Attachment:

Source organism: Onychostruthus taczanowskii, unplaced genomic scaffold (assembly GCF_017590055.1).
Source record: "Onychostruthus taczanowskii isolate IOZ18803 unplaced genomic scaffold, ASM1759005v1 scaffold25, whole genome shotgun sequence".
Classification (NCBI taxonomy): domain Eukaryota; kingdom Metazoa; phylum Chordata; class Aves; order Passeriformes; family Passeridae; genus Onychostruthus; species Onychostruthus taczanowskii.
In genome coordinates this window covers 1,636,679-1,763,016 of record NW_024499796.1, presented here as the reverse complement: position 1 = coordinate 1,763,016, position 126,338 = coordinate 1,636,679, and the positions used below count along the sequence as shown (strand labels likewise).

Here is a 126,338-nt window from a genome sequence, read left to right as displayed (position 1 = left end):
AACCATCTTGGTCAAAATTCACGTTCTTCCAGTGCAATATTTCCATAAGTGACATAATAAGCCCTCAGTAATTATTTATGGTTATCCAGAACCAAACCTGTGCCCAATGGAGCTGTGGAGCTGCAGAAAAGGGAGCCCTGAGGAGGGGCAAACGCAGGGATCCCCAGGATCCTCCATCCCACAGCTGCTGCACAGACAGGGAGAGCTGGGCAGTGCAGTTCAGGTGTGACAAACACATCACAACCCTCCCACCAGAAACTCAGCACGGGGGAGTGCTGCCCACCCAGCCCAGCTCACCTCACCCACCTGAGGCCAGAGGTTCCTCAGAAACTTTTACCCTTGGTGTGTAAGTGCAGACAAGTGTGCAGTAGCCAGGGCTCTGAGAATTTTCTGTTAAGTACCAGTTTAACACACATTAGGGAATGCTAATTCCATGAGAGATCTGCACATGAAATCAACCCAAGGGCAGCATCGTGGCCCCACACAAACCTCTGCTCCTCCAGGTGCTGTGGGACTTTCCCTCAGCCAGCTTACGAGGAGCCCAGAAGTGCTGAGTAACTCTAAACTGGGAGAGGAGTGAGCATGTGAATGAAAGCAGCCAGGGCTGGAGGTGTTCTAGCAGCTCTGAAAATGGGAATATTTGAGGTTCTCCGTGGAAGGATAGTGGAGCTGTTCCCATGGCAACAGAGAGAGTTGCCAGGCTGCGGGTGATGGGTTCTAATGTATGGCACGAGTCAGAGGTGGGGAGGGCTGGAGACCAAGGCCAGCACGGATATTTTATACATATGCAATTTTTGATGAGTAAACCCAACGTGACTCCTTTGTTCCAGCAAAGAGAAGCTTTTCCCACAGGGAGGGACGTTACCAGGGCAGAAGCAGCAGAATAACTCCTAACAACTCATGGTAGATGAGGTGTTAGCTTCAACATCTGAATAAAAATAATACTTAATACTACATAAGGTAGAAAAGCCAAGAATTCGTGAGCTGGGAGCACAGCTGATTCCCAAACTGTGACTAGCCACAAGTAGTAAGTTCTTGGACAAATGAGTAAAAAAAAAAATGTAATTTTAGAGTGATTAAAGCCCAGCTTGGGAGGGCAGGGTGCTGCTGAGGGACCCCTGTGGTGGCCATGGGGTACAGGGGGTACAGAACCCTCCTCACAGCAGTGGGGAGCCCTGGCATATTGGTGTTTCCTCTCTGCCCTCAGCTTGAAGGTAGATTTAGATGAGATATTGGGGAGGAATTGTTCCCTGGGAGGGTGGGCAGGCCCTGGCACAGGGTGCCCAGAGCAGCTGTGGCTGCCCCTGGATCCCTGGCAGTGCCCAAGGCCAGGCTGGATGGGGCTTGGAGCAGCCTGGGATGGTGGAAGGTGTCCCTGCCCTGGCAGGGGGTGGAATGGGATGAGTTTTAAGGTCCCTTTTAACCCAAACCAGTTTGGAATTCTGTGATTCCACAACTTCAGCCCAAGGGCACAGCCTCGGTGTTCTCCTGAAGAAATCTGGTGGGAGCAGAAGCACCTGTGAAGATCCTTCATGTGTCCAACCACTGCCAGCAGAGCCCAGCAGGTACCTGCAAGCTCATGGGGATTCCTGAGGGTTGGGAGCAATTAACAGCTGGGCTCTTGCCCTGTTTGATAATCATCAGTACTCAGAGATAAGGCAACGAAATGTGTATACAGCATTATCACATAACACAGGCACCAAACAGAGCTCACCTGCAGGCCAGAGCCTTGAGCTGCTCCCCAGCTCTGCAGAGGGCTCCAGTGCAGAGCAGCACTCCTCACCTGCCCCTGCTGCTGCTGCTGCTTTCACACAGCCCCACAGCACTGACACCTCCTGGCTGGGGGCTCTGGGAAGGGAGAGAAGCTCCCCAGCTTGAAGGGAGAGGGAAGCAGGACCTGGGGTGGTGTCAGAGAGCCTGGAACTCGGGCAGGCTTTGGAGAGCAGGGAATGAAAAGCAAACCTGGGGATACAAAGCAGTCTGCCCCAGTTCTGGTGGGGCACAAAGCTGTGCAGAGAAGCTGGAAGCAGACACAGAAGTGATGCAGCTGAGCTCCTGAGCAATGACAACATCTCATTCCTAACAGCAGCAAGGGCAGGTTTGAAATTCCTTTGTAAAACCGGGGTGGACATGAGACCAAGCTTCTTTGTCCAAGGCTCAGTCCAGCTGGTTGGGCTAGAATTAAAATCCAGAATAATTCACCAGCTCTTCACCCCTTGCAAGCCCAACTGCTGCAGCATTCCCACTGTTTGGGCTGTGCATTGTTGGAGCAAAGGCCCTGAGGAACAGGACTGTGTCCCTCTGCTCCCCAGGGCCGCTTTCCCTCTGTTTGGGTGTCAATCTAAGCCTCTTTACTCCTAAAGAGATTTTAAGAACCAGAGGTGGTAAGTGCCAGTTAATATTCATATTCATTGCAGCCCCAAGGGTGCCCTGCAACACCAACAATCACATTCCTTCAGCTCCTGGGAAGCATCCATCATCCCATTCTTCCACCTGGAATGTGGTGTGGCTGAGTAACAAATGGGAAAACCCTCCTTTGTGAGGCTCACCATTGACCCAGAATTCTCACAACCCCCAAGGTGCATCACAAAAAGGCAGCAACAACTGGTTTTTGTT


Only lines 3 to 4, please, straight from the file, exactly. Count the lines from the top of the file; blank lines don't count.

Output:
Classification (NCBI taxonomy): domain Eukaryota; kingdom Metazoa; phylum Chordata; class Aves; order Passeriformes; family Passeridae; genus Onychostruthus; species Onychostruthus taczanowskii.
In genome coordinates this window covers 1,636,679-1,763,016 of record NW_024499796.1, presented here as the reverse complement: position 1 = coordinate 1,763,016, position 126,338 = coordinate 1,636,679, and the positions used below count along the sequence as shown (strand labels likewise).